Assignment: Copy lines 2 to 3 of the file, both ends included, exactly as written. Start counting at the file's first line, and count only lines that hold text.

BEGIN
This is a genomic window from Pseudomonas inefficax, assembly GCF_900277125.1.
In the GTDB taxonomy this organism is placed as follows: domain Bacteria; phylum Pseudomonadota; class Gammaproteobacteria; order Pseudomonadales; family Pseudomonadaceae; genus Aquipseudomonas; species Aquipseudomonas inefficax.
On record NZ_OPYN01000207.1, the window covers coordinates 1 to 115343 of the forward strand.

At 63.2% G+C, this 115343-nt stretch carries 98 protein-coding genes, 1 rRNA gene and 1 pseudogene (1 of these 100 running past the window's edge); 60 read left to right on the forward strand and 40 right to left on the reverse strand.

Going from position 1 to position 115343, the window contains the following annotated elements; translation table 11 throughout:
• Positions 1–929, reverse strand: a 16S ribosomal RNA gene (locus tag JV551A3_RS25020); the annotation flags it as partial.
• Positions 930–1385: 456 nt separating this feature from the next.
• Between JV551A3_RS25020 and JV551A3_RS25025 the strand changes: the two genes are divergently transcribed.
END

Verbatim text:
In the GTDB taxonomy this organism is placed as follows: domain Bacteria; phylum Pseudomonadota; class Gammaproteobacteria; order Pseudomonadales; family Pseudomonadaceae; genus Aquipseudomonas; species Aquipseudomonas inefficax.
On record NZ_OPYN01000207.1, the window covers coordinates 1 to 115343 of the forward strand.